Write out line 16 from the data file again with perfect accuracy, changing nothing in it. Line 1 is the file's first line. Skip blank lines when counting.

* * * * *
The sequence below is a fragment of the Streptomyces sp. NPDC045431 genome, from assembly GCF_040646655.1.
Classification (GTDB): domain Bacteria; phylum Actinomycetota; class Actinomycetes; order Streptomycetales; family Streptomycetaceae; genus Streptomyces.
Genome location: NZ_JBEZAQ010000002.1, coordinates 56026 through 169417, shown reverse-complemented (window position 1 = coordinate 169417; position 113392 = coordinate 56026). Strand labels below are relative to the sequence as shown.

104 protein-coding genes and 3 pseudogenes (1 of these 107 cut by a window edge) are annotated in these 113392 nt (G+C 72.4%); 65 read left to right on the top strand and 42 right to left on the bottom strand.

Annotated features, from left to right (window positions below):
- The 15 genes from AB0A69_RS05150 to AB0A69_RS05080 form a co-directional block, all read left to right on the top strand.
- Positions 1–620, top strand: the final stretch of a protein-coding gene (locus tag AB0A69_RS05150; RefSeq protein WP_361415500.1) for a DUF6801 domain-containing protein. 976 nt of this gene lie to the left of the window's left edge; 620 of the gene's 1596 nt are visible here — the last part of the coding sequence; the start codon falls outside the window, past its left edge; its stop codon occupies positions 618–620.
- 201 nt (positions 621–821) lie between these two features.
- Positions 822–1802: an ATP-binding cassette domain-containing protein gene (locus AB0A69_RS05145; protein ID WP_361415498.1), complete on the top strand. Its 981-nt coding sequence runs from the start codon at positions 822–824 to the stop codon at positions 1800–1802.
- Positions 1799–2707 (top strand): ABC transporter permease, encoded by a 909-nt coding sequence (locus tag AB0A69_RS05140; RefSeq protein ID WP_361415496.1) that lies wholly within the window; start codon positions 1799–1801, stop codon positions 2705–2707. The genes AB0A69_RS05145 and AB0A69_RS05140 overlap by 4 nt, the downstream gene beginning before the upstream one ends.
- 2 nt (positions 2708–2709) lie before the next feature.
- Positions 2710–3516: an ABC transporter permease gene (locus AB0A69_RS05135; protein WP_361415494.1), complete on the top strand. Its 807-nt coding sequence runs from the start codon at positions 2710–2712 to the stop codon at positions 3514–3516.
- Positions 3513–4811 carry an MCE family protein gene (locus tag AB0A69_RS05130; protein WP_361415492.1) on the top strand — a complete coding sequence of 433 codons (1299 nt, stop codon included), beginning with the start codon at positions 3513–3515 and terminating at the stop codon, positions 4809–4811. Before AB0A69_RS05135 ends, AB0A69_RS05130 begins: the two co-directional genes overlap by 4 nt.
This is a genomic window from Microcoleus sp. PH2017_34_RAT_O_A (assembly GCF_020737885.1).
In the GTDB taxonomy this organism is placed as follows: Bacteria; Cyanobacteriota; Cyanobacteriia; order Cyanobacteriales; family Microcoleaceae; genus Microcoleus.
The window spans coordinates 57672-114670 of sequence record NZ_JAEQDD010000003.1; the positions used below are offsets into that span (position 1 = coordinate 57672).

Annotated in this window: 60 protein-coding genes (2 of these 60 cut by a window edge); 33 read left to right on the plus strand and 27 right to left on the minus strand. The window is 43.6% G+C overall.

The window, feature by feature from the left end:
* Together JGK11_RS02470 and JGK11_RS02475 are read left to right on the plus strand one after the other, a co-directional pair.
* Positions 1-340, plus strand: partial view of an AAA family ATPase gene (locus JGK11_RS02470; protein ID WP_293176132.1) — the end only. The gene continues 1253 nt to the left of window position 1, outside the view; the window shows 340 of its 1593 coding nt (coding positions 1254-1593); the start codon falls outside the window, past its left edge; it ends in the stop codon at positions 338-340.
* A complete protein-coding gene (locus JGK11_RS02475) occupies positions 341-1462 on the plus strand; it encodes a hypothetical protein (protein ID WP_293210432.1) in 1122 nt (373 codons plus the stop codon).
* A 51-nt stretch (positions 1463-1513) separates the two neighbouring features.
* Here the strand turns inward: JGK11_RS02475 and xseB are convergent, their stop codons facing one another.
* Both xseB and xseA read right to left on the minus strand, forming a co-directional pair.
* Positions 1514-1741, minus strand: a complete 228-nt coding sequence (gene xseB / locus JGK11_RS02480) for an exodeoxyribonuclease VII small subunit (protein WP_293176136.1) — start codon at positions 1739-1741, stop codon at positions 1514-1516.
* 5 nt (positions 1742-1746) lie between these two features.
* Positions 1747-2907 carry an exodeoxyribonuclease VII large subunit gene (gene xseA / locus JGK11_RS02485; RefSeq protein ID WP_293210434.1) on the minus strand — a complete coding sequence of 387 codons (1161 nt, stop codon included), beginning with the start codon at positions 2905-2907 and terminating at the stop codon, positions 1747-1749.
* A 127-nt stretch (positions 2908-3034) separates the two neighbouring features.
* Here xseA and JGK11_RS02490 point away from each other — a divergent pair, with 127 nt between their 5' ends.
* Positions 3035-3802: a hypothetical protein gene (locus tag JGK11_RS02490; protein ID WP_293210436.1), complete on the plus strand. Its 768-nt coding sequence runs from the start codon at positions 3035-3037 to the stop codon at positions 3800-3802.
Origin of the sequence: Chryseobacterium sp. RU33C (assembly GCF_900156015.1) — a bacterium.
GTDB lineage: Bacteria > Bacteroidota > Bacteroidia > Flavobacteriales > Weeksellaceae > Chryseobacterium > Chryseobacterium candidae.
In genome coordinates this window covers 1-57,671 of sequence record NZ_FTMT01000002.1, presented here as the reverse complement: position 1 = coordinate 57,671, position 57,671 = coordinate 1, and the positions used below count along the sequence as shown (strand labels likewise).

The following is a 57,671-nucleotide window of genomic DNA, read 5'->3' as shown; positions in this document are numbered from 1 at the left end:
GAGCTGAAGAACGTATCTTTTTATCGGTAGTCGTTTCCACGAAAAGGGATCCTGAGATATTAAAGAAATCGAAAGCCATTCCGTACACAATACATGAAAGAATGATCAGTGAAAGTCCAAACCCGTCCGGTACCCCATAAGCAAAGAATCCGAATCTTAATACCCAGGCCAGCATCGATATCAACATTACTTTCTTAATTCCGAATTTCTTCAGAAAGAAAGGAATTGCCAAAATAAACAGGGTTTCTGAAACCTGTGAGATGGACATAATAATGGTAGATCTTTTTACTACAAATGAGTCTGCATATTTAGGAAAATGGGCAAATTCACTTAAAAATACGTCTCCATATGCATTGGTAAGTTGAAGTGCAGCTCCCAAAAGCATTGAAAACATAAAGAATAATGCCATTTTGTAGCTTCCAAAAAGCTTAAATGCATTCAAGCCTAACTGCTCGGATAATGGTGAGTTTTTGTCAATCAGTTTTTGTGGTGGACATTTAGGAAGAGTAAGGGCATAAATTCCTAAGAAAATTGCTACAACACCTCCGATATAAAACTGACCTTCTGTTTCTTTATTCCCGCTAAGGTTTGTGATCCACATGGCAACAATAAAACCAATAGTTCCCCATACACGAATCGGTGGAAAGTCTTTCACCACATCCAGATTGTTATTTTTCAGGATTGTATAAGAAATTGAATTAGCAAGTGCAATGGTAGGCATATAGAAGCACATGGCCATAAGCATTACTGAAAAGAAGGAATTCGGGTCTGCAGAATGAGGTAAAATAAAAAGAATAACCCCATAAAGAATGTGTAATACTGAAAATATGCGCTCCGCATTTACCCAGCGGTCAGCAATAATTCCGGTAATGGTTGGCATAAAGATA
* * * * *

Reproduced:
The window spans coordinates 57672-114670 of sequence record NZ_JAEQDD010000003.1; the positions used below are offsets into that span (position 1 = coordinate 57672).